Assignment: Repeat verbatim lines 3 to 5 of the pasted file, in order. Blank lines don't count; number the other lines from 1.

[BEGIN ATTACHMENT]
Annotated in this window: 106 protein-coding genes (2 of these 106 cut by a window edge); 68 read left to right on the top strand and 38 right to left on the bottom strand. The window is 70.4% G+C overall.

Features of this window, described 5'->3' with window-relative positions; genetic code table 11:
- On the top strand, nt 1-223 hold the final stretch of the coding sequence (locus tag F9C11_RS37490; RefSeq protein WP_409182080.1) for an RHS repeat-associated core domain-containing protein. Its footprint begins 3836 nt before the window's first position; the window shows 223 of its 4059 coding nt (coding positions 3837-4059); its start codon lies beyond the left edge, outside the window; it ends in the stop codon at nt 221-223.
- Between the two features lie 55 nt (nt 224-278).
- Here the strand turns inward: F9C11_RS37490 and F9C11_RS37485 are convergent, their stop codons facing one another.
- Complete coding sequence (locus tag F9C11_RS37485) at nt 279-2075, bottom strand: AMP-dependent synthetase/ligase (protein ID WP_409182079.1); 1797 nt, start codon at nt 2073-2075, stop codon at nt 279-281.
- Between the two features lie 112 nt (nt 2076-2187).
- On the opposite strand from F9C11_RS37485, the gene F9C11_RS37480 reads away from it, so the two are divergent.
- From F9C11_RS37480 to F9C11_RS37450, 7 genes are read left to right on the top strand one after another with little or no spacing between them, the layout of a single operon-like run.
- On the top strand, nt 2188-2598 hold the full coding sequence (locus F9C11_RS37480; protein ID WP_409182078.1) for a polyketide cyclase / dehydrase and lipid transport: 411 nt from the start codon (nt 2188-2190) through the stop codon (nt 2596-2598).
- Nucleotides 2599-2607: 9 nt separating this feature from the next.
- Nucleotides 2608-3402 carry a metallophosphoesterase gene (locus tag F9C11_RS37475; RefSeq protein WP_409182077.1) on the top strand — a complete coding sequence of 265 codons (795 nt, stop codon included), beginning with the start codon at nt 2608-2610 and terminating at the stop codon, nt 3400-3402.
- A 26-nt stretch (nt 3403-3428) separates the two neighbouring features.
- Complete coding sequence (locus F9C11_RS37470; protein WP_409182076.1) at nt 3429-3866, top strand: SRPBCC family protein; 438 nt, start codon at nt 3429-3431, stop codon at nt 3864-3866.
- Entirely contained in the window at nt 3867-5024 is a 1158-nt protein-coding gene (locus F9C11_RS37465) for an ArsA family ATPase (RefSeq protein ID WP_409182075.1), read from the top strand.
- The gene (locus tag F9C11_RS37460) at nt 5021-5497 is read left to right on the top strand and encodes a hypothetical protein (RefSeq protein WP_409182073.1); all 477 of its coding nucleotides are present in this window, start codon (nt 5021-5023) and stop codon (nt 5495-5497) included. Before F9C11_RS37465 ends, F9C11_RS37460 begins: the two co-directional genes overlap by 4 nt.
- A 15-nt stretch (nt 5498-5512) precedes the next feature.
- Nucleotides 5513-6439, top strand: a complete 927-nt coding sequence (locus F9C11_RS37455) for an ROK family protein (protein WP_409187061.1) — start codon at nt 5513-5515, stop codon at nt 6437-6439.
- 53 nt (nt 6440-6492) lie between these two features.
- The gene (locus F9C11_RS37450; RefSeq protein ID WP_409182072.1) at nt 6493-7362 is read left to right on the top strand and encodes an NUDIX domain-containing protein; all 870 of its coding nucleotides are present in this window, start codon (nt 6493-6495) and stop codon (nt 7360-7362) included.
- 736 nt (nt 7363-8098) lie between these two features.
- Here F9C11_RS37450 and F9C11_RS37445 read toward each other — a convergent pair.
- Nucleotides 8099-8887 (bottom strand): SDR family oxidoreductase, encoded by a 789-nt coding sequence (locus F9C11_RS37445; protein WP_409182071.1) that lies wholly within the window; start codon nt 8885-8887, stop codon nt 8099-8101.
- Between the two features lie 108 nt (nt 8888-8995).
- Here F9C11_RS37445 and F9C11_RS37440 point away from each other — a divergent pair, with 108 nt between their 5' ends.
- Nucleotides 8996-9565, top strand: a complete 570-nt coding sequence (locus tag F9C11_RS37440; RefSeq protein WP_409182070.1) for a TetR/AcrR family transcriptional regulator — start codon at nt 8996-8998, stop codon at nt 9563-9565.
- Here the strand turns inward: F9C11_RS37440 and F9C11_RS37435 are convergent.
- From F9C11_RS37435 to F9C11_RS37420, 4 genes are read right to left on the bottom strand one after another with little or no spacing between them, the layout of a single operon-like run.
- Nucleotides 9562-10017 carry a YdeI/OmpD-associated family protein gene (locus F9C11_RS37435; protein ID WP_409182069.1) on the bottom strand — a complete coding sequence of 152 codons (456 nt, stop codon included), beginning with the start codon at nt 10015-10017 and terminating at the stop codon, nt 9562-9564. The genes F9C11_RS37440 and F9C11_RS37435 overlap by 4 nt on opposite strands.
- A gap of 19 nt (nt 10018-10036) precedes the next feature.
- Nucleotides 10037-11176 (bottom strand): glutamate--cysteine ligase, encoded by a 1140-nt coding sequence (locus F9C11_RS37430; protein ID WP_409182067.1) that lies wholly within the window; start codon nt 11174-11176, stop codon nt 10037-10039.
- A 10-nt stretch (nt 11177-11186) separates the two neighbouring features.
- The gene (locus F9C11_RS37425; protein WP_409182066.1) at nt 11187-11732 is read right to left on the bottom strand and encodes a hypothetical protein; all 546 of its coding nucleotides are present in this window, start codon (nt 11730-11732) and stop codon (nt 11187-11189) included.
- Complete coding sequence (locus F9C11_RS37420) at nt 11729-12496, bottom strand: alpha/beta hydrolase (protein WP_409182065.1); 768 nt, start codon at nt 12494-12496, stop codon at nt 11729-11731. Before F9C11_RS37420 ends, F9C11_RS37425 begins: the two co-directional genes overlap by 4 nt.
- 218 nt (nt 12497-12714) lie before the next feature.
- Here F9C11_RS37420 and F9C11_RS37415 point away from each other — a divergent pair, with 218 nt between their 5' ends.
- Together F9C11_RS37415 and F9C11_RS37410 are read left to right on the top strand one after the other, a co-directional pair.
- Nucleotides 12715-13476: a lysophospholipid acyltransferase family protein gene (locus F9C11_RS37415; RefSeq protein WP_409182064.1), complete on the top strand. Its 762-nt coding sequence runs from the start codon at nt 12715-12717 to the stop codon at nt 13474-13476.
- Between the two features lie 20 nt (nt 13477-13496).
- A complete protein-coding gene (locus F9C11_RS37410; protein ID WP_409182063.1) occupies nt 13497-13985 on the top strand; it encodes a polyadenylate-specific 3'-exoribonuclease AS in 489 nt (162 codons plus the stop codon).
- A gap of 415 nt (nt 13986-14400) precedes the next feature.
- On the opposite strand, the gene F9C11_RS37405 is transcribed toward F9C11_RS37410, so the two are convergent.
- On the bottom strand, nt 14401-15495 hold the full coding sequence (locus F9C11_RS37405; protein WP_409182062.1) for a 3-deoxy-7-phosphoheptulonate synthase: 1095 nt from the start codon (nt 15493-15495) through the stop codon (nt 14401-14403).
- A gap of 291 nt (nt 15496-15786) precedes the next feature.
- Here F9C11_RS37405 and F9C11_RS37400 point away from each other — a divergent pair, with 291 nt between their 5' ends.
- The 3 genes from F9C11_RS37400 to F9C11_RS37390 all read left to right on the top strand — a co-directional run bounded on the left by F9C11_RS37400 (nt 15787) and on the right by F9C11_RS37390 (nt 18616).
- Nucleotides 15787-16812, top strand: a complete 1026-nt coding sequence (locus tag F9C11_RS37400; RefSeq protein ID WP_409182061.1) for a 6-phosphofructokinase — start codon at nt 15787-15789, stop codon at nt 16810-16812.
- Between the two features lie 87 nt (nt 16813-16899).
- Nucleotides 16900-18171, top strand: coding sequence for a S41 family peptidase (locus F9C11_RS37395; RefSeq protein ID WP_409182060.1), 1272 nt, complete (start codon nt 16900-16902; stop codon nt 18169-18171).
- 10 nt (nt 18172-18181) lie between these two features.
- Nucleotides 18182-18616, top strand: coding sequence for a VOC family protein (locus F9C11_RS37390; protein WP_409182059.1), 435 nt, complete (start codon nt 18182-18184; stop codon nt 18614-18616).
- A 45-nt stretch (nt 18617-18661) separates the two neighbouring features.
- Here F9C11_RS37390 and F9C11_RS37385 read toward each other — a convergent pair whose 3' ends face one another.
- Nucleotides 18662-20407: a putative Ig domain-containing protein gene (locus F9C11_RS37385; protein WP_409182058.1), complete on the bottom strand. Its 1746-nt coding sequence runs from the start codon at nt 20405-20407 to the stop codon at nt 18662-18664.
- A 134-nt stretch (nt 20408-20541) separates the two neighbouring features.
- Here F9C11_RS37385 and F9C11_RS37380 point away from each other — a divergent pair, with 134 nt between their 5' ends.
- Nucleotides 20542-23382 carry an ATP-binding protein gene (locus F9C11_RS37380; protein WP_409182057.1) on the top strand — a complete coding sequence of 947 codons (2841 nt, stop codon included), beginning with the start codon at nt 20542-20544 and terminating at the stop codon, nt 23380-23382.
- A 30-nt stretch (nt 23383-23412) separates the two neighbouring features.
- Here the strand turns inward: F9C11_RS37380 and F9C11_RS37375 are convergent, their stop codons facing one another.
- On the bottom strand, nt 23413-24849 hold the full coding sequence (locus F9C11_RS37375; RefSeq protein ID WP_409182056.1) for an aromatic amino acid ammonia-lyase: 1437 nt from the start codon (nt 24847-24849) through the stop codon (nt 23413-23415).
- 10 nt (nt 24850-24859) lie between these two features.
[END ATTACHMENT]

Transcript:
- On the top strand, nt 1-223 hold the final stretch of the coding sequence (locus tag F9C11_RS37490; RefSeq protein WP_409182080.1) for an RHS repeat-associated core domain-containing protein. Its footprint begins 3836 nt before the window's first position; the window shows 223 of its 4059 coding nt (coding positions 3837-4059); its start codon lies beyond the left edge, outside the window; it ends in the stop codon at nt 221-223.
- Between the two features lie 55 nt (nt 224-278).
- Here the strand turns inward: F9C11_RS37490 and F9C11_RS37485 are convergent, their stop codons facing one another.